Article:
This is how I see it. There is a way to design the world and the cities in it to be accessible, inclusive and welcoming to everyone. Once again for the people in the back.

There is a way to design the world and the cities in it to be accessible, inclusive and welcoming to everyone.

When my husband and I built our home 12 years ago, I had a vision to build it so it was accessible to me but didn’t look like it was built to be accessible. There are no ramps, just gradual inclines where the ground isn’t completely flat, or where we needed to prevent water coming in doorways. The light switches and thermostat are low enough for me to reach. Doorways are either a bit wider, or we installed French doors, which create a wider pathway into a room. (Also they’re pretty!) We have a large roll-in shower that has proper draining and a tile bench. (And is so pretty, it’s the envy of anyone who sees it!)

Here’s the thing. Anyone could live in this house. A wheelchair user. An able-bodied person. Someone who is 6’5” tall or someone who is 2’5” tall. Someone who is injured temporarily and using crutches.

I have a dream of a city planned for the inclusion, ease and convenience of everyone in it. I dream of a city where I don’t have to call ahead to everywhere I go to ensure workable parking and entry access. Where I have varied seating options. Where I can choose to sit in the front or in the back or in the middle…just like anyone else. A city where the doors are not barriers to my participation in what’s inside.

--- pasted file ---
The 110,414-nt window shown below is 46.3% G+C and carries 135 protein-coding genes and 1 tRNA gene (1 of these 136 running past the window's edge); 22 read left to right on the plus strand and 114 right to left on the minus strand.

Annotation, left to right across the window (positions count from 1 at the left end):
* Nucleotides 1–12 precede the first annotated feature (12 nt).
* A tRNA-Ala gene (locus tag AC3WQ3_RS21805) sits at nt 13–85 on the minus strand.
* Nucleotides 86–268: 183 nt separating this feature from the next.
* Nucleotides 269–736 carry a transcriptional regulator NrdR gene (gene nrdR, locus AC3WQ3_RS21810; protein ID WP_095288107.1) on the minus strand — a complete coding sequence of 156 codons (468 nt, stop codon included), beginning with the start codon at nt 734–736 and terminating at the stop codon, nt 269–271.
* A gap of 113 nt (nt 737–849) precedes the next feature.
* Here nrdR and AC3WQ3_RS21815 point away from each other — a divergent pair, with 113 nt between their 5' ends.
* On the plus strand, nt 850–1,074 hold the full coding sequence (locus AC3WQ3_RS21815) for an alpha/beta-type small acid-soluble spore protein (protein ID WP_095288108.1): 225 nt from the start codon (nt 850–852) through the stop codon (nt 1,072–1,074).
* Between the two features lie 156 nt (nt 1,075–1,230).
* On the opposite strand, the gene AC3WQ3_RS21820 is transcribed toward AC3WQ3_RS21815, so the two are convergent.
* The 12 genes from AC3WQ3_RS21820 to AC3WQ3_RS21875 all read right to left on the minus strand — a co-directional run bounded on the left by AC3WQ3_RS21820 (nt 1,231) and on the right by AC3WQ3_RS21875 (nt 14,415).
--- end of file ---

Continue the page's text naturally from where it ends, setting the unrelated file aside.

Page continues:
It’s possible.

Believe me, I do understand. I understand that it adds an extra layer of complexity. I’m not an architect or a builder or a city planner. But I do know there are regulations, the ADA and OSHA to comply with. Maybe there are financial implications.

It’s still possible. With creative thinking and innovation, it’s possible. If they’re not already, I encourage the architects and city planners and interior designers of Austin to bring in individuals who can advise you on “real-world” scenarios and considerations to make. It’s possible, y’all!

How amazing would it be if Austin were the city that becomes the model for the rest of the country on how to do this right? To “build” inclusion into the actual walls of our city? How to ensure that no one feels left out or like a burden?

It’s possible.


mindy-henderson

Mindy Henderson lives in Austin with her husband of 17 years. They have a daughter at Texas State University, a puggle named Mr. PapaGeorgio and a cat named Birdie. Mindy currently works as a speaker, writer, coach, host of The Truth About Things That Suck podcast and is a guest contributor to We Are Austin. This column is a tool she is excited to use regularly to help us all uncover those sucky but surprisingly beautiful circumstances. Connect with Mindy on Instagram at @mindyhendersonspeaks, or on LinkedIn.

Share.
this is social

Leave A Reply

Social media & sharing icons powered by UltimatelySocial